RNA interference (RNAi) is a widely conserved and naturally occurring process in which small RNAs lead to targeted gene silencing. In the short time since its discovery in the round worm Caenorhabditis elegans, RNAi has revolutionized our understanding of gene regulation and has been found to play key roles in viral defense mechanisms and in tumor suppression. Furthermore, researchers are actively developing RNAi-based drugs to silence disease-causing genes in patients. Some of these drugs are already in Phase II clinical trials. This new class of drugs has great potential for the treatment of childhood cancers including Ewing’s sarcoma and acute lymphoblastic leukemia, which are associated with specific cancer-causing genes that can be targeted by RNAi. The biggest challenge facing the effective use of RNAi-based therapies is safe delivery of these drugs to their proper targets while avoiding off-target effects. RNAi delivery is very efficient in C. elegans, and an important RNA transport protein discovered in the worm has been shown to be important for delivery of guide RNAs in humans. Our goal is to use C. elegans to identify and characterize additional proteins important for the delivery of RNAi. This work will allow for subsequent detailed analyses of corresponding human genes and will provide important insights for the delivery of RNAi-based therapies.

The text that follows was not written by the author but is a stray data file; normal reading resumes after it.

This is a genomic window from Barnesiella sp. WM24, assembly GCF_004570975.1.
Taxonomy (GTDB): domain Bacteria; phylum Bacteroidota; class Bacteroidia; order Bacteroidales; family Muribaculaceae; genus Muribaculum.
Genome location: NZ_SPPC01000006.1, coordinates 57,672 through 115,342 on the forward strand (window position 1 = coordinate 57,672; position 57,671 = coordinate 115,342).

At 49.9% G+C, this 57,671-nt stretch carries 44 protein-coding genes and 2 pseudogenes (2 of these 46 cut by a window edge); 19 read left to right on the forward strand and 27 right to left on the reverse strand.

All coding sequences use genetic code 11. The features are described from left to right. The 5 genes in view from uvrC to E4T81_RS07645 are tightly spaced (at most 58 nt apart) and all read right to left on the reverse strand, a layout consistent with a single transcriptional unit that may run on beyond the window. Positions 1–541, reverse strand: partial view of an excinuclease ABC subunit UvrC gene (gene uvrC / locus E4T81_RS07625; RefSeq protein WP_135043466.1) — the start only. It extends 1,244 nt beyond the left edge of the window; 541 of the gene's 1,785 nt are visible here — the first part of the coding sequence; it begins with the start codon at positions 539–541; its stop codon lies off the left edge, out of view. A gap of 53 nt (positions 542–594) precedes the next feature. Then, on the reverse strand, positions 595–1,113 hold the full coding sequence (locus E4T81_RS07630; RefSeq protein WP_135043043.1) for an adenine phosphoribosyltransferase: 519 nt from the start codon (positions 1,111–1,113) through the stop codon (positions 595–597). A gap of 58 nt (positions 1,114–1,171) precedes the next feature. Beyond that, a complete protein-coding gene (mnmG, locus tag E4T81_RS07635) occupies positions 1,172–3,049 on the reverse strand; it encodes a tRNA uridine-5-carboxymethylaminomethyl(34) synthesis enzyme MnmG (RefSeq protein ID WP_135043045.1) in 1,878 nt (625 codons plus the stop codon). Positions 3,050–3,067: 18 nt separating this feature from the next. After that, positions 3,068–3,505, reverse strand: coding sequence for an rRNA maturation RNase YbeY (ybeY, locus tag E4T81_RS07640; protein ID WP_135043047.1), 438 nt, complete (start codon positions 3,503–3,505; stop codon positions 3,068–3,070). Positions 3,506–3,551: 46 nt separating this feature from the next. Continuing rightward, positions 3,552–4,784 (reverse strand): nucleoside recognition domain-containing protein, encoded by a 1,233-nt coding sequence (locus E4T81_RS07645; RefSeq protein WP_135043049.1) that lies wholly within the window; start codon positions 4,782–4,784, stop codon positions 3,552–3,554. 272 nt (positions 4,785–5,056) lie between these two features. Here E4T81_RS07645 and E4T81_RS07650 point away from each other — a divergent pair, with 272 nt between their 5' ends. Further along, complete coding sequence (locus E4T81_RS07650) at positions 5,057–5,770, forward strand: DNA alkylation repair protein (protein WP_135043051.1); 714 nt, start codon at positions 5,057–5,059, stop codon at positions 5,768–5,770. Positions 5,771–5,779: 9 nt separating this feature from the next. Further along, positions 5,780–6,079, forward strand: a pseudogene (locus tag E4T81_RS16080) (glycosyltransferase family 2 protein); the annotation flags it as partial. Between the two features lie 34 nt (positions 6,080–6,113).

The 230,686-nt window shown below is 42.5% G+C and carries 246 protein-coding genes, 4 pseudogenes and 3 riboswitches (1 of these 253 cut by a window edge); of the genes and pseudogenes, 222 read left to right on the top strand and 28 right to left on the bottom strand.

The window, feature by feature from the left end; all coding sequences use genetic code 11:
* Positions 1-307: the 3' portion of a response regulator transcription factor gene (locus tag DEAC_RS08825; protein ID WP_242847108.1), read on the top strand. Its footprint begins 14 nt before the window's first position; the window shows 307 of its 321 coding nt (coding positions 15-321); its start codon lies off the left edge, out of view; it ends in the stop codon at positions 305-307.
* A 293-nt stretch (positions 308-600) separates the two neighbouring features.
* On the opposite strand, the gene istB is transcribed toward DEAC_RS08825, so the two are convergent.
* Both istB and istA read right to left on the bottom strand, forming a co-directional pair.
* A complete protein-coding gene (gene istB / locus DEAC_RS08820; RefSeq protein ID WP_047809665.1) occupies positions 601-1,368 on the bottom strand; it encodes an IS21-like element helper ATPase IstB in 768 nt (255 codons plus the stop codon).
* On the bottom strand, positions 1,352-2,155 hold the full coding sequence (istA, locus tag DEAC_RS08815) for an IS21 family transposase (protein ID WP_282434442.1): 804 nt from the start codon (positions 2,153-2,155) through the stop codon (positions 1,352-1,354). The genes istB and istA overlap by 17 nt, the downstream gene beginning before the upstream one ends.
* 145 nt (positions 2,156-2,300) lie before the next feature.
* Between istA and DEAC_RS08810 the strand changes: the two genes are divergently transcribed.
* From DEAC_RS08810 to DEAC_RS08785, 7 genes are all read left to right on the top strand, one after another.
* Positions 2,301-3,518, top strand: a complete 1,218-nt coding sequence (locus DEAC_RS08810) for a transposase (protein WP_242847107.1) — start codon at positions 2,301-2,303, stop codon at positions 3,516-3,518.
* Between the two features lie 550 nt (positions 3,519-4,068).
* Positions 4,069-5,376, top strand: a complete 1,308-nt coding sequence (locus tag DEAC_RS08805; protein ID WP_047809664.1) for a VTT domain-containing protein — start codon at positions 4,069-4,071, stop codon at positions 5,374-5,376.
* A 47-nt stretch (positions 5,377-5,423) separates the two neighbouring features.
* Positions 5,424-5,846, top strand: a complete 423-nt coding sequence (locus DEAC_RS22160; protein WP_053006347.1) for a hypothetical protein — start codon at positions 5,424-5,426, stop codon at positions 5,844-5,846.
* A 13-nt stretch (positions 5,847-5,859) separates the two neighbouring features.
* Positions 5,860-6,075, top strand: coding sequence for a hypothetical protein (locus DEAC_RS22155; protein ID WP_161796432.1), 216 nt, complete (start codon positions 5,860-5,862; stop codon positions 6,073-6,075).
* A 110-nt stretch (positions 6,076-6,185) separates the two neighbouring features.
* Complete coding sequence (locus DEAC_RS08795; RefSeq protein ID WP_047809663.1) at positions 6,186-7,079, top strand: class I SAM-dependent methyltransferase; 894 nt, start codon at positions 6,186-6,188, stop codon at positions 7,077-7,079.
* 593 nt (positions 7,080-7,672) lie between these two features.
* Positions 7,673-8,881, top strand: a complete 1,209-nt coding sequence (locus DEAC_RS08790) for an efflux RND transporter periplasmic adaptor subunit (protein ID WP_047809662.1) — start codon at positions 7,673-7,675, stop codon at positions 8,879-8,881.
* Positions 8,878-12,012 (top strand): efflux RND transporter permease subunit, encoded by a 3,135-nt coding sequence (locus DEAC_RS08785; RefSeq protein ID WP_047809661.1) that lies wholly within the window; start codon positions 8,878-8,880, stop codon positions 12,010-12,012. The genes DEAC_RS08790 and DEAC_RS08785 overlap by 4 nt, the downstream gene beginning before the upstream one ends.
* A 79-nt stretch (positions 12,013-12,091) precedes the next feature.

About Jennifer Whangbo, MD, PhD
Dr. Whangbo received her Bachelor's in Science from the University of North Carolina, Chapel Hill in 1994. She received her PhD from the University of California, San Francisco in 1999 in Biochemistry and her MD from University of California, Los Angeles in 2003.